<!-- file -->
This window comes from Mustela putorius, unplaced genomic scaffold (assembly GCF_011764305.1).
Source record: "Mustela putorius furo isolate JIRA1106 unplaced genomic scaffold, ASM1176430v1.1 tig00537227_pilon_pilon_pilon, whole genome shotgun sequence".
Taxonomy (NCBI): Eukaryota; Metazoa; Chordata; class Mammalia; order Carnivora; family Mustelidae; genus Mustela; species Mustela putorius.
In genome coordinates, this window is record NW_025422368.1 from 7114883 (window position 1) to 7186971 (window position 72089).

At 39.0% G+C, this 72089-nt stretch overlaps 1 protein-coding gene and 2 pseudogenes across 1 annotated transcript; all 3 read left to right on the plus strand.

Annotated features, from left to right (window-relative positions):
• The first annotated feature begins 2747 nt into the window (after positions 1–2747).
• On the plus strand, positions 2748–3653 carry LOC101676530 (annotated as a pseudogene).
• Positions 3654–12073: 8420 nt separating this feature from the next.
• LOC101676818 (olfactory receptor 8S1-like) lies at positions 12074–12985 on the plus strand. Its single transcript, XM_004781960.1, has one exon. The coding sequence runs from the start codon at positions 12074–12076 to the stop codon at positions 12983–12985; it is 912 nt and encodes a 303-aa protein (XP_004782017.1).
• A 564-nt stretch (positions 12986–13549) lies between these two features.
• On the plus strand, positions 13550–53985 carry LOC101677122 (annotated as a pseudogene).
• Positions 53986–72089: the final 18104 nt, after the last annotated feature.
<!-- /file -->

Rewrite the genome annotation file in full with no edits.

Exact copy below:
This window comes from Mustela putorius, unplaced genomic scaffold (assembly GCF_011764305.1).
Source record: "Mustela putorius furo isolate JIRA1106 unplaced genomic scaffold, ASM1176430v1.1 tig00537227_pilon_pilon_pilon, whole genome shotgun sequence".
Taxonomy (NCBI): Eukaryota; Metazoa; Chordata; class Mammalia; order Carnivora; family Mustelidae; genus Mustela; species Mustela putorius.
In genome coordinates, this window is record NW_025422368.1 from 7114883 (window position 1) to 7186971 (window position 72089).

At 39.0% G+C, this 72089-nt stretch overlaps 1 protein-coding gene and 2 pseudogenes across 1 annotated transcript; all 3 read left to right on the plus strand.

Annotated features, from left to right (window-relative positions):
• The first annotated feature begins 2747 nt into the window (after positions 1–2747).
• On the plus strand, positions 2748–3653 carry LOC101676530 (annotated as a pseudogene).
• Positions 3654–12073: 8420 nt separating this feature from the next.
• LOC101676818 (olfactory receptor 8S1-like) lies at positions 12074–12985 on the plus strand. Its single transcript, XM_004781960.1, has one exon. The coding sequence runs from the start codon at positions 12074–12076 to the stop codon at positions 12983–12985; it is 912 nt and encodes a 303-aa protein (XP_004782017.1).
• A 564-nt stretch (positions 12986–13549) lies between these two features.
• On the plus strand, positions 13550–53985 carry LOC101677122 (annotated as a pseudogene).
• Positions 53986–72089: the final 18104 nt, after the last annotated feature.